(Note #2 to readers: While writing this post, I forgot about the rice I was cooking. The water evaporated, and the pan starting smoking, setting off the smoke detector and bringing upon a call from the alarm company! To prevent them from dispatching the fire department, I had to give them my code, which was conveniently not the code I use on the alarm keypad to activate/deactivate the system. Cleverly, I stored the correct code in a secret bunker in my house known only to me and Dick Cheney, which I accessed to prevent the frivolous emergency activity. Now knowing that today was not a rice day, I substituted cous cous, which is just as good. All is well.)

So anyway, the Market House needs a market.

Monday, June 8, 2009

Appeal For City Manager Signatures

Below is the email being circulated by the organizers of the City Manager Petition, in conjunction with the letter published in yesterday's Capital.

Dear Annapolis Voter:

Thanks to a growing interest in our efforts to bring professional City Management to Annapolis, we are well on our way to reaching our goal of having this initiative appear on the November 2009 ballot.

Before that happens, however, we need to collect the signatures of 20% -- about 5,000 -- of the registered voters in the City of Annapolis. To that end, we have just mailed copies of the “Petition for Charter Amendment” to voters throughout the City, along with a letter explaining the need for a City Manager form of government and a letter of endorsement from most Aldermen,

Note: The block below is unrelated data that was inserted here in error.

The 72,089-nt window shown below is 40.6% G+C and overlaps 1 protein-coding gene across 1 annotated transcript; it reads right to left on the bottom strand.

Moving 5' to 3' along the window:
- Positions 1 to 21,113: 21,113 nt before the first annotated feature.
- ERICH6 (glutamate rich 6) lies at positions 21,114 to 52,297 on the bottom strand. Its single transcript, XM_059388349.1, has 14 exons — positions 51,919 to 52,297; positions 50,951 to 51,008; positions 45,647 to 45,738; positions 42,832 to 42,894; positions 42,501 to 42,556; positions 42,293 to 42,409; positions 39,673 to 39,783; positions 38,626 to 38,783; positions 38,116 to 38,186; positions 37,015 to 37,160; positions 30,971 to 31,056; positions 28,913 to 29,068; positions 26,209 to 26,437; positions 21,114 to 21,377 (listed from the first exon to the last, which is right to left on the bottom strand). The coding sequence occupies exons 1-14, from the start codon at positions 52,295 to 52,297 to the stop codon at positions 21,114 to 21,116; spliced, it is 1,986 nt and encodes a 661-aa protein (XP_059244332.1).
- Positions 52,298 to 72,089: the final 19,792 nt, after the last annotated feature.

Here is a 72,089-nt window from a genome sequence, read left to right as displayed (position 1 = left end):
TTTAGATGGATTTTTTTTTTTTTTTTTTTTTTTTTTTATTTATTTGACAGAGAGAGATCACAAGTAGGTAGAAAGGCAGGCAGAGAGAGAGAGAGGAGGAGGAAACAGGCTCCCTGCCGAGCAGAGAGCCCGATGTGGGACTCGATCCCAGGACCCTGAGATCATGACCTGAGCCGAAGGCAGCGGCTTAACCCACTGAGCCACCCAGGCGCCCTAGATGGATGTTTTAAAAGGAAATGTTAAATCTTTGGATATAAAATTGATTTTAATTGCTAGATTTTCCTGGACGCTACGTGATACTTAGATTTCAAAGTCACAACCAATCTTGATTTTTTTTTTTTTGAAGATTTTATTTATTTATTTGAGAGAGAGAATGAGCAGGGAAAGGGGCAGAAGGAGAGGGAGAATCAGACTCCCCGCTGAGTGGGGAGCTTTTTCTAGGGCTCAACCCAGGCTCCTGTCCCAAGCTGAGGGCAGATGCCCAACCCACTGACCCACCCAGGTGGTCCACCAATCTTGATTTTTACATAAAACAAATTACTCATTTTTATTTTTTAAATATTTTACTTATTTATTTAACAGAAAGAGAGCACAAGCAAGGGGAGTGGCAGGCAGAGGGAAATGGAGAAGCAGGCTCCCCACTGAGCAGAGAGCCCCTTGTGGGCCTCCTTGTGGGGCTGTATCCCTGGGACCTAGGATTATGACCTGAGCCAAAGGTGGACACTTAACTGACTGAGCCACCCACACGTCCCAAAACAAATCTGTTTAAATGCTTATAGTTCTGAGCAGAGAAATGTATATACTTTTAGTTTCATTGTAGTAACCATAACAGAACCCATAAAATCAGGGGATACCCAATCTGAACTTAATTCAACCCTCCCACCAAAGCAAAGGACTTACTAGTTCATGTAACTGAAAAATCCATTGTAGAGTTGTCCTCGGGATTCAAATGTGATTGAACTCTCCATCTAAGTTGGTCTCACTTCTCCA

Those letters and Petitions should be in your mail box soon and it is HERE that we need YOUR help.

Since many people have an e-mail list of friends, family and neighbors who live in the City of Annapolis, we are asking YOU TO, PLEASE, FORWARD this important message to City residents on your e-mail distribution list. Please try to notify your contacts in the next few days, if possible, so your message will be received about the time the Petition will be delivered.

This simple process should help us maximize our efforts to reach – and encourage – as many people as possible to support this important initiative. It is also important for voters to know that signing the Petition NOW, is neither a vote “for” nor “against” City Management. It will simply allow the issue to be placed on the ballot and VOTED ON by the citizens of Annapolis. That is the essence of democracy.

Thank you, in advance, for your help and cooperation.

Bill Kardash and Doug Smith
Annapolitans for a Better Community
111 Annapolis Street
Annapolis, MD 21401

Saturday, June 6, 2009

Mayor Seeks Sole Authority To Negotiate Market House Leases

At Monday's city council meeting, the Mayor is set to introduce R-44-09, which would give her sole authority to negotiate short-term leases with new Market House tenants. 'Short-term' is defined in the bill as expiring on or before January 3, 2010.

My favorite part of the bill's language is this bit:
Whereas, it is necessary for the Mayor to negotiate and execute short-term